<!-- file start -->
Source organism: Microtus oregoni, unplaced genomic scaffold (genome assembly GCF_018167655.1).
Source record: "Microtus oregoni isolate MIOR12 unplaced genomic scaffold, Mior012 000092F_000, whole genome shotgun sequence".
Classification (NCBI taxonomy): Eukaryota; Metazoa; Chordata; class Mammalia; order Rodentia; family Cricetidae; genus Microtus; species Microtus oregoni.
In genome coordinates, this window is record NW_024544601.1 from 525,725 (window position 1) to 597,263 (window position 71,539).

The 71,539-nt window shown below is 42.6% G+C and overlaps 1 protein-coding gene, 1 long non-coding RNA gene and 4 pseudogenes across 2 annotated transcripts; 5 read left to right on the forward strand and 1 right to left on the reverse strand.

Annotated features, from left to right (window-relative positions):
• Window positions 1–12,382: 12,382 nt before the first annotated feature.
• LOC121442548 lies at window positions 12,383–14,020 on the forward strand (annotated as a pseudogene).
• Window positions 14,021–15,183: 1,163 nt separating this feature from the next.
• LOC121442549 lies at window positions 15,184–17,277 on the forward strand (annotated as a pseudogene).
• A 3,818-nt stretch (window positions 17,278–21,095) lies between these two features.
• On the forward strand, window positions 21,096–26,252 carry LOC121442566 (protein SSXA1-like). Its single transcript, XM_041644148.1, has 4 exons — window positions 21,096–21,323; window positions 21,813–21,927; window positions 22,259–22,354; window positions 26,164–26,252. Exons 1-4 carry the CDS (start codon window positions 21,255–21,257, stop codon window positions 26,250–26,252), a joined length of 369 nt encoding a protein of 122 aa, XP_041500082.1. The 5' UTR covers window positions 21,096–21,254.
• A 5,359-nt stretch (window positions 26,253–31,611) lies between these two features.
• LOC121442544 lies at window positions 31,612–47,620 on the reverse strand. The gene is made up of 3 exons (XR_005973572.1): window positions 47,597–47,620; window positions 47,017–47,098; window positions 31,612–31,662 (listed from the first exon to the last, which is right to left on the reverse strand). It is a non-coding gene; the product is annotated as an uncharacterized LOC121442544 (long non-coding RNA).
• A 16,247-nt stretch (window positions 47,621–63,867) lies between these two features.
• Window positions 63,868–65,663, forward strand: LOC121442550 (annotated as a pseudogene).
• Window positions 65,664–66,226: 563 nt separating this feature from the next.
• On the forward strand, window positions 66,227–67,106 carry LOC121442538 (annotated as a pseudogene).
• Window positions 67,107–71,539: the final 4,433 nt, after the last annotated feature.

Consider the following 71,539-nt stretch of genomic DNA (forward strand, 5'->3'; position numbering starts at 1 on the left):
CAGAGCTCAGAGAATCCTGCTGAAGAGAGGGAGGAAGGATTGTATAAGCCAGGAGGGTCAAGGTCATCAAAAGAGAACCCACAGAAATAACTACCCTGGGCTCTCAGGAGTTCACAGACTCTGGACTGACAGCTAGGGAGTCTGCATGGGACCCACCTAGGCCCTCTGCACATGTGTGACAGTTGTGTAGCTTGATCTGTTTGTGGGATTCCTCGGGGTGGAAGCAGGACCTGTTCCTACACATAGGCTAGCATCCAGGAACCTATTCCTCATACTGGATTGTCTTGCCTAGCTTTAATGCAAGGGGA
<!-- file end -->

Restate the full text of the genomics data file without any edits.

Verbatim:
Source organism: Microtus oregoni, unplaced genomic scaffold (genome assembly GCF_018167655.1).
Source record: "Microtus oregoni isolate MIOR12 unplaced genomic scaffold, Mior012 000092F_000, whole genome shotgun sequence".
Classification (NCBI taxonomy): Eukaryota; Metazoa; Chordata; class Mammalia; order Rodentia; family Cricetidae; genus Microtus; species Microtus oregoni.
In genome coordinates, this window is record NW_024544601.1 from 525,725 (window position 1) to 597,263 (window position 71,539).

The 71,539-nt window shown below is 42.6% G+C and overlaps 1 protein-coding gene, 1 long non-coding RNA gene and 4 pseudogenes across 2 annotated transcripts; 5 read left to right on the forward strand and 1 right to left on the reverse strand.

Annotated features, from left to right (window-relative positions):
• Window positions 1–12,382: 12,382 nt before the first annotated feature.
• LOC121442548 lies at window positions 12,383–14,020 on the forward strand (annotated as a pseudogene).
• Window positions 14,021–15,183: 1,163 nt separating this feature from the next.
• LOC121442549 lies at window positions 15,184–17,277 on the forward strand (annotated as a pseudogene).
• A 3,818-nt stretch (window positions 17,278–21,095) lies between these two features.
• On the forward strand, window positions 21,096–26,252 carry LOC121442566 (protein SSXA1-like). Its single transcript, XM_041644148.1, has 4 exons — window positions 21,096–21,323; window positions 21,813–21,927; window positions 22,259–22,354; window positions 26,164–26,252. Exons 1-4 carry the CDS (start codon window positions 21,255–21,257, stop codon window positions 26,250–26,252), a joined length of 369 nt encoding a protein of 122 aa, XP_041500082.1. The 5' UTR covers window positions 21,096–21,254.
• A 5,359-nt stretch (window positions 26,253–31,611) lies between these two features.
• LOC121442544 lies at window positions 31,612–47,620 on the reverse strand. The gene is made up of 3 exons (XR_005973572.1): window positions 47,597–47,620; window positions 47,017–47,098; window positions 31,612–31,662 (listed from the first exon to the last, which is right to left on the reverse strand). It is a non-coding gene; the product is annotated as an uncharacterized LOC121442544 (long non-coding RNA).
• A 16,247-nt stretch (window positions 47,621–63,867) lies between these two features.
• Window positions 63,868–65,663, forward strand: LOC121442550 (annotated as a pseudogene).
• Window positions 65,664–66,226: 563 nt separating this feature from the next.
• On the forward strand, window positions 66,227–67,106 carry LOC121442538 (annotated as a pseudogene).
• Window positions 67,107–71,539: the final 4,433 nt, after the last annotated feature.

Consider the following 71,539-nt stretch of genomic DNA (forward strand, 5'->3'; position numbering starts at 1 on the left):
CAGAGCTCAGAGAATCCTGCTGAAGAGAGGGAGGAAGGATTGTATAAGCCAGGAGGGTCAAGGTCATCAAAAGAGAACCCACAGAAATAACTACCCTGGGCTCTCAGGAGTTCACAGACTCTGGACTGACAGCTAGGGAGTCTGCATGGGACCCACCTAGGCCCTCTGCACATGTGTGACAGTTGTGTAGCTTGATCTGTTTGTGGGATTCCTCGGGGTGGAAGCAGGACCTGTTCCTACACATAGGCTAGCATCCAGGAACCTATTCCTCATACTGGATTGTCTTGCCTAGCTTTAATGCAAGGGGA